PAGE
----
When we first looked at buying our current house, one of the biggest concerns was updating the kitchen…especially on a budget. It was a hot mess of modern and outdated, but as they say–location, location, location! Our quaint, 1960 abode is right in the hub of Tennessee’s Oldest Town, and it is the perfect starter home for our family of two (plus Oakley *wink*). So, we started planning how we could best update our kitchen without breaking the bank or totally ruining its midcentury charm.
We tackled updating the kitchen cabinets for under $100 first, but the bright red, brick backsplash really threw us for a loop.
While researching the era of our home, and why in the world it had a bright red, brick backsplash…I found out brick backsplashes were apparently quite the rage back in the day. It was especially trendy with midcentury-style ranch homes, like ours (read more about kitchen trends of the 60s and 70s here).
So, if you have a brick backsplash and feeling a little stumped on how to update this old trend, you’re not alone *wink*
Our first idea was to simply tile over it, but that could get pricey and take away from the midcentury modern character. So, that was a no-go.
Next, plan B. Let’s paint it….brick by boring brick *cue Paramore*
In general, our home is filled with LOTS of bright, retro colors, so an all-white kitchen didn’t really fit the vibe. I took more of an artsy approach with tonal blues, purples and deep greens (specific colors noted below)…BUT if you’re more into neutrals, earth tones or soft hues, you can easily pick variants to create a similar look that matches your personal style or home décor. See some of my initial inspiration + other ideas on Pinterest.
Okay–let’s get down to brass tacks. Here’s everything you need to know about how to paint a brick backsplash in your kitchen!
Specific Valspar Colors Used:
Step 1: Clean & Prep
Cleaning: Before getting into the fun stuff (painting), it’s important to start with a clean and taped area. I cleaned the bricks with a Dawn soap and warm water mixture and let them fully dry overnight. A cheap sponge gets the job done, but if there’s a lot of dirt/grease/grime build-up, I suggest doing do two or three cleaning cycles before priming. Avoid using a Mr. Clean sponge–while this is my usual go-to for household messes, it leaves a white, dusty residue on the bricks!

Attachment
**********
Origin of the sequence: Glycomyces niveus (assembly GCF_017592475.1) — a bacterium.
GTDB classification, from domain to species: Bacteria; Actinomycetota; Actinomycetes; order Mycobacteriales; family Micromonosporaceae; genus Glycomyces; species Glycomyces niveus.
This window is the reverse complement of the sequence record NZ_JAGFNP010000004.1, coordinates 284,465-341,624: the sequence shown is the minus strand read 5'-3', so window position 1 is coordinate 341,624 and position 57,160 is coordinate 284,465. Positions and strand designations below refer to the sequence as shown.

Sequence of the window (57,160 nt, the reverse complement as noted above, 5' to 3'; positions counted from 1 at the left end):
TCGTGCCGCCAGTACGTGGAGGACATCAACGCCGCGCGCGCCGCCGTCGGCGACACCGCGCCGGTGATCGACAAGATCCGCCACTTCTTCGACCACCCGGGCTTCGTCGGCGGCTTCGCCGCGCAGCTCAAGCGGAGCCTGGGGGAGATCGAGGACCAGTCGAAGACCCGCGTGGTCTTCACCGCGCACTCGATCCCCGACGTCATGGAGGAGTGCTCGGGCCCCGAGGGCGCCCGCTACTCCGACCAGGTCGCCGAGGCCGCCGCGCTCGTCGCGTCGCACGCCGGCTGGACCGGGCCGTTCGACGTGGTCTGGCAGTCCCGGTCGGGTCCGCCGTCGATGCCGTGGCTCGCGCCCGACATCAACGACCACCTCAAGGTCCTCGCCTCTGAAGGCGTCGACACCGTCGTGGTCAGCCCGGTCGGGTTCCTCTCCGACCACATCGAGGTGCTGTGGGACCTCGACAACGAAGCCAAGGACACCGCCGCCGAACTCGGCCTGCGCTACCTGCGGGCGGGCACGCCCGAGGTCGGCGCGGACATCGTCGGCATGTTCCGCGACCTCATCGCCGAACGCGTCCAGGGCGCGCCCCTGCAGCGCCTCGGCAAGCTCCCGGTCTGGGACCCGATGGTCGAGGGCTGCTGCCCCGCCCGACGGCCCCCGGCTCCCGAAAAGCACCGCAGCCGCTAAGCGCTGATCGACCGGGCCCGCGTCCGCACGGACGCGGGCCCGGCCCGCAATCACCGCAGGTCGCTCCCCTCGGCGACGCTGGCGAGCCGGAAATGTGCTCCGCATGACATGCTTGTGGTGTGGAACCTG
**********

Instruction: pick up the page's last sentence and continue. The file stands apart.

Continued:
Prepping: I am definitely not an expert painter, so painter’s tape and drop cloths are always a good idea *wink* Skyler taped around the wall where the bricks go past the corner cabinet to avoid getting paint on the kitchen walls (see above). We also taped around window sills and draped plastic on the countertops. While these things aren’t totally needed to revamp your brick backsplash, I definitely recommend: Frog Painter’s Tape (my favorite at Lowe’s) and plastic drop cloths (my favorite at Lowe’s). Note: We did a single prep for the backsplash and cabinet painting project.
Step 2: Prime
DO NOT SKIP THE PRIMER! Priming the bricks with the KILZ 2 not only gives you a fresh canvas, but also helps the interior paint stick or adhere better to the brick. The KILZ 2 is my favorite primer because it specifically states you can use it to prime masonry/brick. It also helps block stains (water, rust, grease, ink, pencil and felt marker), and it creates a protective layer to fight mildew. I prefer using KILZ 2 because it’s water-based, so you don’t have to worry about it smelling to high-heaven, which was a big plus in our small kitchen *wink*